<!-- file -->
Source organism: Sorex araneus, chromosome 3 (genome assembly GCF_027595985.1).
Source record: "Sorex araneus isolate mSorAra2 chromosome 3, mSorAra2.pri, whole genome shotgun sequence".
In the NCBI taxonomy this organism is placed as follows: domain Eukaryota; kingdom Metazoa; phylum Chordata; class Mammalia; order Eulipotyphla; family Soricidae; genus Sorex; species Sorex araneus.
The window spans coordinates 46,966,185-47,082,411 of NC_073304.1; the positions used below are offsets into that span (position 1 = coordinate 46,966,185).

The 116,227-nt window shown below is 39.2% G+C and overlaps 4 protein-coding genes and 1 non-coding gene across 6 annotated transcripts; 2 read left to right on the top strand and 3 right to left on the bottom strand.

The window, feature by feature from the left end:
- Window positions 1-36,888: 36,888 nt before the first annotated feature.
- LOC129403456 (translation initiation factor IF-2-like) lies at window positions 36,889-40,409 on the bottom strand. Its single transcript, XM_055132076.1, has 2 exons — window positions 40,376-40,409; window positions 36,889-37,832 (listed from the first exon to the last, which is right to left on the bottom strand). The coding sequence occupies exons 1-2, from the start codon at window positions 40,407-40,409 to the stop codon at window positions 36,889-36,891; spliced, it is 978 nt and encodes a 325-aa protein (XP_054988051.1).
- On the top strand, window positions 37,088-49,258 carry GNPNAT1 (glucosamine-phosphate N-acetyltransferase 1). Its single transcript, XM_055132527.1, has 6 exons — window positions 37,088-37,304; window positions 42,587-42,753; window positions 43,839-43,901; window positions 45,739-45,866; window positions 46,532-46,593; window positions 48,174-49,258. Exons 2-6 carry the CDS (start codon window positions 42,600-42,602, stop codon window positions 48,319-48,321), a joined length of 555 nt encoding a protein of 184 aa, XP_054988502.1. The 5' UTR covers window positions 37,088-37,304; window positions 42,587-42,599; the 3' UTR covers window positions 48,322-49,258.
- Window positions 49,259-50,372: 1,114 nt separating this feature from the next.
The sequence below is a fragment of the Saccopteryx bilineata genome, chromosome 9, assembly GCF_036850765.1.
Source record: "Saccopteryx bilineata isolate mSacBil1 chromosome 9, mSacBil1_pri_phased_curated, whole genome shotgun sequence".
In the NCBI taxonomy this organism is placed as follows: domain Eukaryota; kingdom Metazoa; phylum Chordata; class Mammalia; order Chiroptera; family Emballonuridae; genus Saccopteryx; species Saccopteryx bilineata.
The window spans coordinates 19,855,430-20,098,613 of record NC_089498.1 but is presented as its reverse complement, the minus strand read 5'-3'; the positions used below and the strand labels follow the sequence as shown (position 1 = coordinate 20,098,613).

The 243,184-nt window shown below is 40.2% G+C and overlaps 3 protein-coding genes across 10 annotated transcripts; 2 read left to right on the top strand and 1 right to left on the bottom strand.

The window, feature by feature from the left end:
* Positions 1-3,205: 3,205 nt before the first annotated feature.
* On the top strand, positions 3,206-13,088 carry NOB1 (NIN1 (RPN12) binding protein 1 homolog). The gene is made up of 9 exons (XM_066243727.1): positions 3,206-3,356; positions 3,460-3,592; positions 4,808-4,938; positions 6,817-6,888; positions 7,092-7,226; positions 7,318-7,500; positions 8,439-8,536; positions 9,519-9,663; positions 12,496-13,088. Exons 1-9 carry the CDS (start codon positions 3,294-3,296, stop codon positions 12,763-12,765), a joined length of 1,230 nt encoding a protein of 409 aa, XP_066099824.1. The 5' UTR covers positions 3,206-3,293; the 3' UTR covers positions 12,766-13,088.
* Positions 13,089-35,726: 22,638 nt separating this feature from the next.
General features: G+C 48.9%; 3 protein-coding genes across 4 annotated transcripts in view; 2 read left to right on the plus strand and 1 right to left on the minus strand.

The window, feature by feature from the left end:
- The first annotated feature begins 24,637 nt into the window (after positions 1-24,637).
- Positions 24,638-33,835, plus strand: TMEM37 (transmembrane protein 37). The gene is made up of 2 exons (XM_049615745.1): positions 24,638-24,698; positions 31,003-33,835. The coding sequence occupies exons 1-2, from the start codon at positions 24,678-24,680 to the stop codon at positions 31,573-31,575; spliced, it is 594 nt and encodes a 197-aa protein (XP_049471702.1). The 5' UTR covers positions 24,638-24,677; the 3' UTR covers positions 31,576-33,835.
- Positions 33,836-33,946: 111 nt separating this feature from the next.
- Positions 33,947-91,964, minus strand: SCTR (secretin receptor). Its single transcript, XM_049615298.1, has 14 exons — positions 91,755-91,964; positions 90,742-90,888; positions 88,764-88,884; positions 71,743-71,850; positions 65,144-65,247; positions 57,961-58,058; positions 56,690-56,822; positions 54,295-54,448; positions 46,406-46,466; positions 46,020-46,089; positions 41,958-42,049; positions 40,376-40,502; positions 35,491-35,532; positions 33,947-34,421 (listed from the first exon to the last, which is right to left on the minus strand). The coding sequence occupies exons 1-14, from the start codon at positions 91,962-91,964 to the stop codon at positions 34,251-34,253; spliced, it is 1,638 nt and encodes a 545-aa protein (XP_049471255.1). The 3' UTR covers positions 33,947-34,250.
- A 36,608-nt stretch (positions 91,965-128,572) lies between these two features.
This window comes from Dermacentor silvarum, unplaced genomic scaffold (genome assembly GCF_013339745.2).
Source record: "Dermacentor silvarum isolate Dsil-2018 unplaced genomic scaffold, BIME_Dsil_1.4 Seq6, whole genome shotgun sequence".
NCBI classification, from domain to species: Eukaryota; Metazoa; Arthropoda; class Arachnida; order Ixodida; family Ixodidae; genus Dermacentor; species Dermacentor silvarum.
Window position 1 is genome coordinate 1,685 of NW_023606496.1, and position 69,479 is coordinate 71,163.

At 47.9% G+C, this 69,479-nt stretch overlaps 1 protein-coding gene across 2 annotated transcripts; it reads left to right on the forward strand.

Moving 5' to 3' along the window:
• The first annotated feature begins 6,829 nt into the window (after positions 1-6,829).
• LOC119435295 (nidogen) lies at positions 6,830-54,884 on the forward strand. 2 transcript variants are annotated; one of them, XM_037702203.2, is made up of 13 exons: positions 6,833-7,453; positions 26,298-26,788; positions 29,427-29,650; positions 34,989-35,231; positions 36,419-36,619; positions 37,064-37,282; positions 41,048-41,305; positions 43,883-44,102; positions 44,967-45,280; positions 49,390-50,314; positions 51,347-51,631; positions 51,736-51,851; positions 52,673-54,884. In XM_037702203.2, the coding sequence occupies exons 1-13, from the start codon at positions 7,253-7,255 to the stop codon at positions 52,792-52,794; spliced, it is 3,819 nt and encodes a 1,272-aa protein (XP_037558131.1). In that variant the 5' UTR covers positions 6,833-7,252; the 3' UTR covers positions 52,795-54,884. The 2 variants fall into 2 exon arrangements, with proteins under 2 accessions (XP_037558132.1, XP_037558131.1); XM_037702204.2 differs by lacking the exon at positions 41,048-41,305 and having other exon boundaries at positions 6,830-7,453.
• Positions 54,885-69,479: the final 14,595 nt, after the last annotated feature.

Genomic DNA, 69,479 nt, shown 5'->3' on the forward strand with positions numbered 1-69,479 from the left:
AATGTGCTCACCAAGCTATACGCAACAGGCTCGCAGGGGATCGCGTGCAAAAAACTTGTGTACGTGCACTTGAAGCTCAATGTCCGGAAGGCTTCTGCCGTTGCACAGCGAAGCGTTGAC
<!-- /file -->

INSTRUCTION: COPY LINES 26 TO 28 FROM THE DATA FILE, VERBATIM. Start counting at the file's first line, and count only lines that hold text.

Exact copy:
- A 36,608-nt stretch (positions 91,965-128,572) lies between these two features.
This window comes from Dermacentor silvarum, unplaced genomic scaffold (genome assembly GCF_013339745.2).
Source record: "Dermacentor silvarum isolate Dsil-2018 unplaced genomic scaffold, BIME_Dsil_1.4 Seq6, whole genome shotgun sequence".